Refraction

Refraction

Refraction is the process by which a ray of light changes direction (refracts) when passing between two different mediums (materials). This direction change is caused by the light slowing down as it passes into the denser medium.

The following video shows a brief introduction to Refraction.

How to label Optics diagrams

The following diagram shows how to label all optics diagrams.

The most important line to draw on these diagrams in the Normal, a line drawn at right angles to the surface, which all angles are measured from.

If we look closely at the transition from air to glass, we can see that the angle of incidence is greater than the angle of refraction.

This is because:-

1. When the wave enters the more dense medium it slows down and refracts towards the normal.

2. When the wave enters the less dense medium it speeds up and it refracts away from the normal.


Rectangular Block

The above diagram shows how the path of light is refracted by the rectangular block.

The diagram shows:-

1. Angle b is equal to angle c (They form a geometrical "Z angle")

2. Angle a is equal to angle d (as long as only two media are involved)


Semi-circular Block

In the rectangular block, refraction occurs twice, but in a semi-circular block refraction occurs only once. This is because the light entering the curved side of the block enters along the normal, so no refraction occurs. Refraction only occurs at the plane glass boundary.

Triangular Prism

When a ray of white light passes through a triangular prism, the ray is refracted twice. The overall effect of these refractions is to cause the white light to be dispersed. This causes a spectrum to be observed.

Convex Lenses

Convex lenses are thicker in the middle than at the edges.

Convex lenses make the rays converge. The more curved the lens, the more refraction it causes.


Concave Lenses

Concave lenses are thinner in the middle than at the edges.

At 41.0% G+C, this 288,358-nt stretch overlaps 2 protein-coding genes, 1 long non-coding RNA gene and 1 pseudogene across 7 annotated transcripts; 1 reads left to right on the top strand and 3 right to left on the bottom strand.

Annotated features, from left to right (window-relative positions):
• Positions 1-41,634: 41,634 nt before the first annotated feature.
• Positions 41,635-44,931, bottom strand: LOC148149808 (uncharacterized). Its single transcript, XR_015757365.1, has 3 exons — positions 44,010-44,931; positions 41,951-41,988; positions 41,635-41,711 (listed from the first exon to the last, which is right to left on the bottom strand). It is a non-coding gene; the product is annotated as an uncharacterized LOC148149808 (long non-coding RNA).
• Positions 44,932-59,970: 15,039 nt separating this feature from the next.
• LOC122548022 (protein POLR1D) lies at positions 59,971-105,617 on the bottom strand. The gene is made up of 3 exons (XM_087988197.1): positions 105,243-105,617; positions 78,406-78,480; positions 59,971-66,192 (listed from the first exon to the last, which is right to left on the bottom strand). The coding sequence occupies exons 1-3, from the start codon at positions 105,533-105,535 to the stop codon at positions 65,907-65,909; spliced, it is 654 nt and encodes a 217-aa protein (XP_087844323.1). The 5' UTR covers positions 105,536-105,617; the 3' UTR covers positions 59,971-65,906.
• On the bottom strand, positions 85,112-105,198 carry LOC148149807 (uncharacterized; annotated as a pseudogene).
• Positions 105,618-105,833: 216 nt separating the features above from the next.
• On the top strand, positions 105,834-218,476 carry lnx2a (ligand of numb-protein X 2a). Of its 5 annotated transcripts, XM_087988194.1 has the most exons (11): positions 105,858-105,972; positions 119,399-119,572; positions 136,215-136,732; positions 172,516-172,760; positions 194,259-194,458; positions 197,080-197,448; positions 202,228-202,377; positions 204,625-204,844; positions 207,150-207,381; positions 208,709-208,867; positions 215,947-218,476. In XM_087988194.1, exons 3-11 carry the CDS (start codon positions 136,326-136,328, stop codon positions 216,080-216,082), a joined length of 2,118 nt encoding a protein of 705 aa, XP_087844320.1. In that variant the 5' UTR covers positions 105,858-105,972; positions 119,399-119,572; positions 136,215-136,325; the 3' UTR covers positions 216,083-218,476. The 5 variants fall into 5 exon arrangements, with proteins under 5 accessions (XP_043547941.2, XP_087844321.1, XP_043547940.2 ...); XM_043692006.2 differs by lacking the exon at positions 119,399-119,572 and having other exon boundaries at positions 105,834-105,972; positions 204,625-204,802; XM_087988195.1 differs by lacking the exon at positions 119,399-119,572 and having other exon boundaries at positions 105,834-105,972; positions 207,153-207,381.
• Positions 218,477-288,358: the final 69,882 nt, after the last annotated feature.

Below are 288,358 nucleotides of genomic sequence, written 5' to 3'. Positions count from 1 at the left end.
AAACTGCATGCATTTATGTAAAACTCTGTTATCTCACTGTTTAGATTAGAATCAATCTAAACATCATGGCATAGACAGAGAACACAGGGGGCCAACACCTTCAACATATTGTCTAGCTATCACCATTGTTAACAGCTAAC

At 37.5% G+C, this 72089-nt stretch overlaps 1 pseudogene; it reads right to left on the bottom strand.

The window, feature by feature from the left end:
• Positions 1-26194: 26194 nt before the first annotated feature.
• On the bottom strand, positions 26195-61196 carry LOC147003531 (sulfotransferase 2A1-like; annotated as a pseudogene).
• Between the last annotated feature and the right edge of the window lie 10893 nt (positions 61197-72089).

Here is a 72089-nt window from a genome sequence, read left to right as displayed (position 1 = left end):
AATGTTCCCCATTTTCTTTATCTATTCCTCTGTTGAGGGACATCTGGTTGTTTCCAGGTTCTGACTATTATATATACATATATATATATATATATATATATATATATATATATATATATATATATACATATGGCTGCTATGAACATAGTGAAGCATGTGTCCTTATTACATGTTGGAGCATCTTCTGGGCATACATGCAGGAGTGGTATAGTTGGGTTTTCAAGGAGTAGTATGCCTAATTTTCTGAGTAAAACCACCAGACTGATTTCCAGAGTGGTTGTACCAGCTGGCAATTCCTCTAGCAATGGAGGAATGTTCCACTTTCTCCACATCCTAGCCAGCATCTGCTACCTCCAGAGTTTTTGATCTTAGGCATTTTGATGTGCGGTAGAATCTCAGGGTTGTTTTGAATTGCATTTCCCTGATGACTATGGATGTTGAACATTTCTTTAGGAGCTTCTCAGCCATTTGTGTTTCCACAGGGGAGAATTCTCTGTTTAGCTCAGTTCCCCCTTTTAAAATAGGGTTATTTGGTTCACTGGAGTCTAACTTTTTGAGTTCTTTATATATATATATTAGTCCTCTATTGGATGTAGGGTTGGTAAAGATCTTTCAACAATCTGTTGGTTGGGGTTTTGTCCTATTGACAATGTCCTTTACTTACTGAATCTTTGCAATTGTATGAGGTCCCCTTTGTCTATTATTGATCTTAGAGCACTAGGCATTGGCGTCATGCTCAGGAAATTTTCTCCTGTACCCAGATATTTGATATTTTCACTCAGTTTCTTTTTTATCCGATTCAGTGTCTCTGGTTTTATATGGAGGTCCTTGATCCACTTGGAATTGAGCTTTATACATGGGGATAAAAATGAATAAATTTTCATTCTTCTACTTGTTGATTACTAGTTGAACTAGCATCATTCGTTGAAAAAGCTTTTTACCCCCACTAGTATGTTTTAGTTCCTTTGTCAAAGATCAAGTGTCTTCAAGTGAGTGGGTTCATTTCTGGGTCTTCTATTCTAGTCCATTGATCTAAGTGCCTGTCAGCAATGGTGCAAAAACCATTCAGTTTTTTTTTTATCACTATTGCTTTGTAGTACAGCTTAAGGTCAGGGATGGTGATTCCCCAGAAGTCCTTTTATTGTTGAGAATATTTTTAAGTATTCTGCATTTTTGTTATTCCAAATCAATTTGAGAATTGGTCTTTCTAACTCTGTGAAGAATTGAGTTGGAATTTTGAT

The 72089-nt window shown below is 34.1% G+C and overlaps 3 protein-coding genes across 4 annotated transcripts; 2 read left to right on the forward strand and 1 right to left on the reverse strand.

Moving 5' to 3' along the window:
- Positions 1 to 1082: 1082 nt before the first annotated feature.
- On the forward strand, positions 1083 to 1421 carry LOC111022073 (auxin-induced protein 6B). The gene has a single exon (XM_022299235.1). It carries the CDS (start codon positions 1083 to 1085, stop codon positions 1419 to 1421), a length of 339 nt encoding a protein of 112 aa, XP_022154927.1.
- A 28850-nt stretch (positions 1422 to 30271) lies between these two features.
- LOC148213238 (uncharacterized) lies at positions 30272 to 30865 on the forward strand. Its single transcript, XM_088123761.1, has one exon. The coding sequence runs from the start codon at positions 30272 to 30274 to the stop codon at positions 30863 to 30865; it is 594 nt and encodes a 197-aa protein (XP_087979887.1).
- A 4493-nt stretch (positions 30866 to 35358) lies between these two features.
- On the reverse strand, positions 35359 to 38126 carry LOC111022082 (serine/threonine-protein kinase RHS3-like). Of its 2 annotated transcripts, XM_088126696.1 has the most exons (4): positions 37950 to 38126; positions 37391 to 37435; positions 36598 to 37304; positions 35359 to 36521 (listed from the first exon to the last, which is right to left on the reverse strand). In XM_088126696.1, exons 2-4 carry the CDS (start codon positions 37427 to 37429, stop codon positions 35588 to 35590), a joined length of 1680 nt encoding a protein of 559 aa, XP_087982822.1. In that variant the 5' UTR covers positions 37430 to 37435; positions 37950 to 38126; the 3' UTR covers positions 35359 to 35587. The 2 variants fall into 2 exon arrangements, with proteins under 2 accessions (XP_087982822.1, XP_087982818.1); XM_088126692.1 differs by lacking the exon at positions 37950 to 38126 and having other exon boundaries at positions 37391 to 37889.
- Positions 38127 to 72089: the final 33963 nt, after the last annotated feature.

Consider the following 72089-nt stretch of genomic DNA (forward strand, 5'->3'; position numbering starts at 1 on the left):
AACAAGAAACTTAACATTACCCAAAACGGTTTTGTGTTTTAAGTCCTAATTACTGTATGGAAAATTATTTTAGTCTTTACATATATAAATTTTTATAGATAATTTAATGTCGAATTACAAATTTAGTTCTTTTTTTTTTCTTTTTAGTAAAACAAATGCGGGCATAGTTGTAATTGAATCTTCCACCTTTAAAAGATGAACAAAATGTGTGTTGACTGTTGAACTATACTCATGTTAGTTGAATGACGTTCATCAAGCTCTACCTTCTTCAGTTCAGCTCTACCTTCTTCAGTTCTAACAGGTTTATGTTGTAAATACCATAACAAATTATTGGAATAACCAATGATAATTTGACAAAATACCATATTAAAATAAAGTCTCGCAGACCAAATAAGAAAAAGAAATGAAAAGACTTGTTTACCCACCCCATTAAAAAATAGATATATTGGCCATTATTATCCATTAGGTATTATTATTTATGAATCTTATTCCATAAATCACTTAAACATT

Concave lenses make the rays diverge. The more curved the lens, the more refraction it causes.


Power of a Lens

The the curvature of the lens affects the size of the focal length. The more curved the lens, the shorter the focal length will be. This is used to great benefit within Optics, especially as this allows for the correction of sight defects.

The power of a lens is used as a measure of how quickly the lens brings the light to a focus, and is described by the formula :-

P = 1 / f

Where :-

P - Power of a lens (Dioptres)

f - focal length (meters)

Note - In questions using this formula, it is possible to have negative power for a lens and therefore a negative focal length. Obviously a negative distance is not possible, the symbol is simply used to show lens type :-

Positive Power/Focal length - Convex Lens

Negative Power/Focal length - Concave Lens


Eye Defects

The diagram below shows the inside of a human eye, showing the major parts that allow vision:-

The key sections that allow vision are :-


Cornea - Transparent tough coat, most of refraction takes place here

Pupil - Gap at centre of Iris which allows light to enter the eye

Iris - Can alter the size of the Pupil to control how much light enters the eye

Lens - Flexible, has its shape altered by the ciliary muscles to focus light

Retina - Lining of the back of the eye, covered in light sensitive cells

Optic Nerve - Carries signals from the retina to the brain


In order for clear, crisp vision, light must be focussed correctly such that the light is brought to a focus point on the retina, as shown in the diagram below:-

In modern society, the wearing of glasses is commonplace. Their invention seems to have occurred during the late 1200s, but no one is really sure by whom.

There is, however, anecdotal evidence written by Pliny the Elder in 79CE that the Emperor Nero used an Emerald to watch gladiatorial contests, possible to correct for short sightedness.


Short Sight (Myopia)

The diagram above shows the effect of short sight on the rays of light entering the eye. Uncorrected, the lens is too powerful and the light is brought to a focus short of the retina, giving a blurry image.

By using a concave lens to diverge the light before it enters the eye, the light can be made to focus correctly on the retina.


Long Sight ( Hypermetropia )

The diagram above shows the effect of long sight on the rays of light entering the eye. Uncorrected, the lens is too weak and the light is brought to a focus long of the retina, giving a blurry image.

By using a convex lens to converge the light before it enters the eye, the light can be made to focus correctly on the retina.